Adventure Path-style adventures (starting with the first one, Dragonlance) are popular because (in my opinion and in my experience as a publisher) the majority of customers who purchase them are reading rather than playing them. And, in fact, this is a trend that I think drives some of the demand for published products, as the "how often do you play" thread suggests: a sizable segment of the audience doesn't play very often, but has found other ways to engage with the hobby by reading products and discussing the game online. For this segment, the usual response that "you can create whatever you want!" entirely misses them.

P.S. I crossposted with halfling rogue, but I think he's pointing in the same direction.
 

TerraDave

5ever, or until 2024
.... I find it pretty disingenuous to not start counting the 1e era until after the DMG was for salel.

Sure, when D&D came out 40 years ago, support was a little slower. It took a while to get going. Then starting in 1979, 35 years ago, the pace picked up. What is disingenuous again?
 

dd.stevenson

Super KY
I think you're working a mistaken assumption here - that most groups want sandbox content.

Sandbox content is absolutely the lowest-prep kind of content in many ways, because you're inevitably going to just have to make a lot of it up on the spot. So comparing that to a highly-detailed plot-heavy adventure is pretty strange and not, imho, a valid comparison.

My experience, and I don't believe I'm remotely unusual in this, is that true "sandbox"-style play, which is basically player-driven, is relatively rare, and kind of a niche interest. That the vast majority of DMs running D&D (and indeed most other RPGs) are in fact running fairly plot-oriented stuff, much of which might verge on the rail-road-y.

I think the best way to avoid repetition and a lack of creativity in design is to incorporate randomness -- whether that is any number of books filled with random charts like AEG's Toolbox or just grabbing a book off the shelf and opening to a random page and forcing yourself to incorporate something from that page into your work. I agree that the blank slate can often be intimidating or lead you to rely on your own tropes. A few random elements will do wonders.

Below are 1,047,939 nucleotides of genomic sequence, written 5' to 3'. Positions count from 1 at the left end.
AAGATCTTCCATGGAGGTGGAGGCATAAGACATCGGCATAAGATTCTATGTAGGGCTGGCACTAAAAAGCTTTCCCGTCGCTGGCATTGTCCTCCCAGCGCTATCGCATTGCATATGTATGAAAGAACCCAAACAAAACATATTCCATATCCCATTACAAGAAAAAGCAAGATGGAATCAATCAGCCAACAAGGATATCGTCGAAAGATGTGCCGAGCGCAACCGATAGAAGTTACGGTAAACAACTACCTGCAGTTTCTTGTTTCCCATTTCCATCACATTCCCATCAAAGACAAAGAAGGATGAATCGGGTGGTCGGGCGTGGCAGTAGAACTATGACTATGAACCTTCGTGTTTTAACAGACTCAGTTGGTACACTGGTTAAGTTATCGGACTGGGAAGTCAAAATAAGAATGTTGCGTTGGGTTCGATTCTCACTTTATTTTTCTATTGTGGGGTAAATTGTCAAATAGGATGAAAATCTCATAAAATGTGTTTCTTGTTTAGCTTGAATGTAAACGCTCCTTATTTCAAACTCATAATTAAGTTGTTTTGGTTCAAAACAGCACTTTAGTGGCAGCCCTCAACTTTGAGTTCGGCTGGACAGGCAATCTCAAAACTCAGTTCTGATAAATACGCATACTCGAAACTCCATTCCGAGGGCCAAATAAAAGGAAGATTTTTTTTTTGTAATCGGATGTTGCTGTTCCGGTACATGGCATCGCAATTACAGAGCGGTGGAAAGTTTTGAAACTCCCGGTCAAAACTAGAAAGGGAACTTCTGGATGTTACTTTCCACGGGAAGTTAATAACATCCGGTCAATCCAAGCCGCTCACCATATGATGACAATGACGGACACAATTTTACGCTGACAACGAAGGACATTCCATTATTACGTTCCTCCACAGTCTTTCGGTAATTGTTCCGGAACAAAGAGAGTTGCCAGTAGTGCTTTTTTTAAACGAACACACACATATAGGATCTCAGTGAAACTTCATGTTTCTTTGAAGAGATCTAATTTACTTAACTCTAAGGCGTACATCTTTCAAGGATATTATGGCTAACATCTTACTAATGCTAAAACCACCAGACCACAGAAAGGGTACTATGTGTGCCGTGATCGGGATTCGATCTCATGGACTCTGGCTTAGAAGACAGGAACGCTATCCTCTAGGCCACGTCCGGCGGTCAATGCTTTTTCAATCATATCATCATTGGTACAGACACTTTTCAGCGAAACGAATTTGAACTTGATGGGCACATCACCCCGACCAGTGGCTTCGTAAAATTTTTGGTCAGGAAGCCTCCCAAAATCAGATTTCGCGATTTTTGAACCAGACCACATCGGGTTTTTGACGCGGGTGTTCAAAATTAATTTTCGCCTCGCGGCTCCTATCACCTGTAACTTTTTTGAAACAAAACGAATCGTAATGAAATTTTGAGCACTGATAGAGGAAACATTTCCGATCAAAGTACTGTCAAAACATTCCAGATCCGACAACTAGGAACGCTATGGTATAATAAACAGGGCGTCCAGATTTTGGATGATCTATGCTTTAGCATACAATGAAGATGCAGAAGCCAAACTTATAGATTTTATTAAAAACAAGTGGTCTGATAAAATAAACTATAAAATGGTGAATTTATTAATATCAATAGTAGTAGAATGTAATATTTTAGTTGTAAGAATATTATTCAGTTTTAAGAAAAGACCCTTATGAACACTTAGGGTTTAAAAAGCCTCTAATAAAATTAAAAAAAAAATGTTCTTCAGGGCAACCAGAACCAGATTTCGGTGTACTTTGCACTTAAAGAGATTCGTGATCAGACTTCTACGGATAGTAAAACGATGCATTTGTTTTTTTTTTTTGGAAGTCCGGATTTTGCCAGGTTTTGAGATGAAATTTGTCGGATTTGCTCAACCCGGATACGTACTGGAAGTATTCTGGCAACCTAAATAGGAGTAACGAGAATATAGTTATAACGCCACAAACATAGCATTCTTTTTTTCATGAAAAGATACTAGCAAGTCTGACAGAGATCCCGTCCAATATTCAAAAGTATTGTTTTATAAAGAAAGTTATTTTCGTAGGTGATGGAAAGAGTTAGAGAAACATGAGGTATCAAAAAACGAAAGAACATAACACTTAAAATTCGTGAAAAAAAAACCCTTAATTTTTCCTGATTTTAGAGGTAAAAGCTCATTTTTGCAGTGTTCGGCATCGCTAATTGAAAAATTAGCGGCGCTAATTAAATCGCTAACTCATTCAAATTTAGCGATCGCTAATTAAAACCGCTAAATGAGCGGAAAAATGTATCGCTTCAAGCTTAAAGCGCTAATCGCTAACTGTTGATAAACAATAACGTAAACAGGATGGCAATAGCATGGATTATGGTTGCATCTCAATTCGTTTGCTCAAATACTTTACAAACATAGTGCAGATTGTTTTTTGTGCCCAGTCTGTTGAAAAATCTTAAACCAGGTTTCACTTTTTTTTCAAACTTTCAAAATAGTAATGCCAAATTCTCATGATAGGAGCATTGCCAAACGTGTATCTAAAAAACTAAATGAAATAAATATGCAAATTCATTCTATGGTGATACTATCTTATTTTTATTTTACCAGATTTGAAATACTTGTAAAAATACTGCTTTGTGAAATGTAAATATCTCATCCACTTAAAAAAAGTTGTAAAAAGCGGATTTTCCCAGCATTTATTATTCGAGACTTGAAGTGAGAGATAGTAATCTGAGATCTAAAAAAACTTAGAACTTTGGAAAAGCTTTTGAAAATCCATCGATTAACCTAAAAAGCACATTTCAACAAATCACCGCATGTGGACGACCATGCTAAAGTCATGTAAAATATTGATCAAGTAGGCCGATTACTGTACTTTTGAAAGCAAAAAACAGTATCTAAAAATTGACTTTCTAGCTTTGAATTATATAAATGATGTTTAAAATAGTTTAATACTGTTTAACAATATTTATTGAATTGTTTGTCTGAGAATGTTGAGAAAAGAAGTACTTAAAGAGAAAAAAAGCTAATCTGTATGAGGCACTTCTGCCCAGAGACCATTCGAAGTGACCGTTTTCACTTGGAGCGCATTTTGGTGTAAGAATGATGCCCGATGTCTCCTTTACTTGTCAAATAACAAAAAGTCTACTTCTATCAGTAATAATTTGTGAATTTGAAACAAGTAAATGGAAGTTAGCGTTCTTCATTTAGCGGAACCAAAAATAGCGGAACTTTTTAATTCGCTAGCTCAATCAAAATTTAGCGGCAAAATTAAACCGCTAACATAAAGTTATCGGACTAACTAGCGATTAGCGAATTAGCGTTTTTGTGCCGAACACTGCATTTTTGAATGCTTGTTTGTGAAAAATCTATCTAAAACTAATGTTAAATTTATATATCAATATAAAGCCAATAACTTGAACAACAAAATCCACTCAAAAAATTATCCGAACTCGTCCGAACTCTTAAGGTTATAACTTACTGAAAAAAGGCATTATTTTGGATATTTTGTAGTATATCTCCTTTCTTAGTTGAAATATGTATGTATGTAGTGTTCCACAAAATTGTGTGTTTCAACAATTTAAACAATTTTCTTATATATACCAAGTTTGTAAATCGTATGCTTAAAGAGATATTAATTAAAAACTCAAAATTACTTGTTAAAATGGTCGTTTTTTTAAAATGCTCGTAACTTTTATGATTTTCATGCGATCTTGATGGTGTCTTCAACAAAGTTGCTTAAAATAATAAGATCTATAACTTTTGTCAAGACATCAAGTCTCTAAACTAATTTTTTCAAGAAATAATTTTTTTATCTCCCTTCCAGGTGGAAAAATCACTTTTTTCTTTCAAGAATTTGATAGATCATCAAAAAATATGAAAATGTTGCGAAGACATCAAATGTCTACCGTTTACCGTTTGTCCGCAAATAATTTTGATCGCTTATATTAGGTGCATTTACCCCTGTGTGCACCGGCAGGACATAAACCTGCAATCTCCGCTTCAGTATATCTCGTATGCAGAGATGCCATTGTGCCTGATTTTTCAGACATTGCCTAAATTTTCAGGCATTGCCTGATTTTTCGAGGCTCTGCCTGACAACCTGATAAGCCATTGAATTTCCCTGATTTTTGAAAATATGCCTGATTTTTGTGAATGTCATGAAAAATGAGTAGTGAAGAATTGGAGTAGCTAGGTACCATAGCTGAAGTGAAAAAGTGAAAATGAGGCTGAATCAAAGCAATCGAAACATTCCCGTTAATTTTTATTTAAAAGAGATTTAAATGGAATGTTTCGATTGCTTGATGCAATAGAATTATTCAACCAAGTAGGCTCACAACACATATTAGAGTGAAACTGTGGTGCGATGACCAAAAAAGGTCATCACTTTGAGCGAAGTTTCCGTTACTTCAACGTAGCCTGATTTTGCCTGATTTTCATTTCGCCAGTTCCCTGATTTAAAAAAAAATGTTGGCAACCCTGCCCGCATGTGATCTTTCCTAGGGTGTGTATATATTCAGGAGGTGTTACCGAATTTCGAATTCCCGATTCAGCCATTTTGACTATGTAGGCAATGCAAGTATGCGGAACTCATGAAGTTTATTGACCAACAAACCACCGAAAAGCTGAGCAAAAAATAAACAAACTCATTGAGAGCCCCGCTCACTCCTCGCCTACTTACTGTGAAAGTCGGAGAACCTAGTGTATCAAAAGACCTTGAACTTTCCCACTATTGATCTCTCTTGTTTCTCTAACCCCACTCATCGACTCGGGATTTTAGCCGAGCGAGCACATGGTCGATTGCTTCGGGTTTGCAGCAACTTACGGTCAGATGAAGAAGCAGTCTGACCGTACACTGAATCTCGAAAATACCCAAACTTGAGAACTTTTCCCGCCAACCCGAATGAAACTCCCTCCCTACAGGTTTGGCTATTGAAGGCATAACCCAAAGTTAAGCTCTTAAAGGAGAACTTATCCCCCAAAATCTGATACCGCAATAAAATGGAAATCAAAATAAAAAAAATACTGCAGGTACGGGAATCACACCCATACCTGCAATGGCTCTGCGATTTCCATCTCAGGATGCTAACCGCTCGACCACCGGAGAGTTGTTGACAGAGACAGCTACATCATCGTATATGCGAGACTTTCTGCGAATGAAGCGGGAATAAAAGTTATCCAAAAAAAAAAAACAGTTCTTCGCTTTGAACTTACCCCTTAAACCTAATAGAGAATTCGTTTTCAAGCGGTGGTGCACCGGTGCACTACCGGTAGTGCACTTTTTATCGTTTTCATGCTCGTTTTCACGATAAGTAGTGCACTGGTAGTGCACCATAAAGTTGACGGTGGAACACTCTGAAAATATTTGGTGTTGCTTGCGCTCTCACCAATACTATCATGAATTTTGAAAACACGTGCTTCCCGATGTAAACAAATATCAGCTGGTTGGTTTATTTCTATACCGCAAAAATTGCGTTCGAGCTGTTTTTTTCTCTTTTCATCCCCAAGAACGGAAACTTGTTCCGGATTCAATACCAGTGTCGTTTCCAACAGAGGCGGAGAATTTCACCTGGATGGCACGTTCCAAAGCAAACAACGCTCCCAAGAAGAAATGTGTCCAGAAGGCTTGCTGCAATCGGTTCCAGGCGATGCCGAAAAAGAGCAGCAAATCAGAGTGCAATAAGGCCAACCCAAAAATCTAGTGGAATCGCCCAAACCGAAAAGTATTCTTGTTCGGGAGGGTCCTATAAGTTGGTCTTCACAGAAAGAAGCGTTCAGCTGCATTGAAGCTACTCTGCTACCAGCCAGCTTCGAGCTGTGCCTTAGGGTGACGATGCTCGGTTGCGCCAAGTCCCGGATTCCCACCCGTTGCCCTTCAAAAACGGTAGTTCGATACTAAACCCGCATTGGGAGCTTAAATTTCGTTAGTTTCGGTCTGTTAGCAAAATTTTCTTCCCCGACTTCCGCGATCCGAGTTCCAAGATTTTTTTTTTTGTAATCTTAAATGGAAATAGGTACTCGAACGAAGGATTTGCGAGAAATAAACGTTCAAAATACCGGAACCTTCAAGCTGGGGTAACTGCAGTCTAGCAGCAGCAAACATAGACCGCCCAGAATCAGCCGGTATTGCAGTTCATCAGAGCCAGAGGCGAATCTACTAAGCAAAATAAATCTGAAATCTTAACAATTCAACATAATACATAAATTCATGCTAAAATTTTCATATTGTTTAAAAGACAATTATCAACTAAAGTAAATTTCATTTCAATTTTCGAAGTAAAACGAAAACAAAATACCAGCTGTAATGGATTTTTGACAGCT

In my mind these two points are related--the random charts that form the back end for any sandbox, are also the best tools for QUICKLY filling out a plot-driven adventure.
 

BryonD

Hero
Adventure Path-style adventures (starting with the first one, Dragonlance) are popular because (in my opinion and in my experience as a publisher) the majority of customers who purchase them are reading rather than playing them.
I can't speak to majority. But I am very much one data point in your favor.

I stopped subscribing a year or so ago, but I own #1 through 78 and I've run three paths.
In zero of the three cases did the story cling to the adventures. Obviously they tended to veer back, thought 2 out of 3 went so far off track we just never went back. (this is a good thing)

I also steal characters, bits and pieces, plot points, and whatever other inspiration.
 

Zaran

Adventurer
Adventure Paths aren't my cup of tea, either, but their popularity merely demonstrates that railroading --or a reasonable facsimile of it-- is actually popular with a segment of the player base large enough to make Paizo really, really successful.

I wonder how much Adventure Paths are popular or if WotC just decided on Adventure Paths because they are limited in the amount of books they can produce so they just crammed an entire campaign into one or two.

I don't hear about fantastic Adventure Paths. I only hear about fantastic modules.
 



Tony Vargas

Legend
It seems that in a number of threads, a certain subset of folks are very upset at the lack of adventures and such for 5E, to the point of suggesting they will "run out" of things to do with 5E in a year or so....
For fear of of sounding like an in-my-day curmudgeon, are DMs these days just too lazy to make the game their own?
In the 80s, there were an awful lot of modules (as we called published adventures back then). While the slow pace of publication in actual rule-books is evocative of the old days, the relatively few (and very large) published adventures are one of the few things about 5e that doesn't feel like a flashback to 1983.